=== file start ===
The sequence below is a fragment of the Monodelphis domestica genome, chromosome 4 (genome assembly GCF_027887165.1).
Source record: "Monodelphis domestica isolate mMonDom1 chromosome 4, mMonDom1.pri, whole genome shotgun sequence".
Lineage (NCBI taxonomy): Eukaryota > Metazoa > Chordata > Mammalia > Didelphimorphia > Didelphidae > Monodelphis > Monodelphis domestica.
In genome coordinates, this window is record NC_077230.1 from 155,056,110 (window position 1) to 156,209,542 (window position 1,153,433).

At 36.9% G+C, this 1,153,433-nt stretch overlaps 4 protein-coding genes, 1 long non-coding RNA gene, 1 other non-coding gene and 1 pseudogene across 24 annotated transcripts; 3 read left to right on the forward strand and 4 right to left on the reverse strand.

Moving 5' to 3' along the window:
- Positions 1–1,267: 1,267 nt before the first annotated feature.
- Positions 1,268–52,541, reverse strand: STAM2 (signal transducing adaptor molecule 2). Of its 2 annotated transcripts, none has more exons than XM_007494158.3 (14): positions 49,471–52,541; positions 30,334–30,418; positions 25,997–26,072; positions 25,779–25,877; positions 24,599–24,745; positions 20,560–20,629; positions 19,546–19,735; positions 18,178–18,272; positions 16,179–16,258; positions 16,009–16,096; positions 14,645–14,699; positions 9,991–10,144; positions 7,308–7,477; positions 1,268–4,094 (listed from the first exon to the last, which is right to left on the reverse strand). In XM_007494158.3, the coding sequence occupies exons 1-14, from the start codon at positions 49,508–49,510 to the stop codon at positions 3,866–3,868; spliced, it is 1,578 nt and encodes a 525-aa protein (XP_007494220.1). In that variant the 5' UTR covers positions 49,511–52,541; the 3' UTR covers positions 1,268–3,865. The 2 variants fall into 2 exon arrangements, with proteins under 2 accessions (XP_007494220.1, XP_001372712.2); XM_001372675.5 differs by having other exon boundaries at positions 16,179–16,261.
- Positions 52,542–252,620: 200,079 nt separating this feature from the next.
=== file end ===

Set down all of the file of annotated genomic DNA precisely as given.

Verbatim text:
The sequence below is a fragment of the Monodelphis domestica genome, chromosome 4 (genome assembly GCF_027887165.1).
Source record: "Monodelphis domestica isolate mMonDom1 chromosome 4, mMonDom1.pri, whole genome shotgun sequence".
Lineage (NCBI taxonomy): Eukaryota > Metazoa > Chordata > Mammalia > Didelphimorphia > Didelphidae > Monodelphis > Monodelphis domestica.
In genome coordinates, this window is record NC_077230.1 from 155,056,110 (window position 1) to 156,209,542 (window position 1,153,433).

At 36.9% G+C, this 1,153,433-nt stretch overlaps 4 protein-coding genes, 1 long non-coding RNA gene, 1 other non-coding gene and 1 pseudogene across 24 annotated transcripts; 3 read left to right on the forward strand and 4 right to left on the reverse strand.

Moving 5' to 3' along the window:
- Positions 1–1,267: 1,267 nt before the first annotated feature.
- Positions 1,268–52,541, reverse strand: STAM2 (signal transducing adaptor molecule 2). Of its 2 annotated transcripts, none has more exons than XM_007494158.3 (14): positions 49,471–52,541; positions 30,334–30,418; positions 25,997–26,072; positions 25,779–25,877; positions 24,599–24,745; positions 20,560–20,629; positions 19,546–19,735; positions 18,178–18,272; positions 16,179–16,258; positions 16,009–16,096; positions 14,645–14,699; positions 9,991–10,144; positions 7,308–7,477; positions 1,268–4,094 (listed from the first exon to the last, which is right to left on the reverse strand). In XM_007494158.3, the coding sequence occupies exons 1-14, from the start codon at positions 49,508–49,510 to the stop codon at positions 3,866–3,868; spliced, it is 1,578 nt and encodes a 525-aa protein (XP_007494220.1). In that variant the 5' UTR covers positions 49,511–52,541; the 3' UTR covers positions 1,268–3,865. The 2 variants fall into 2 exon arrangements, with proteins under 2 accessions (XP_007494220.1, XP_001372712.2); XM_001372675.5 differs by having other exon boundaries at positions 16,179–16,261.
- Positions 52,542–252,620: 200,079 nt separating this feature from the next.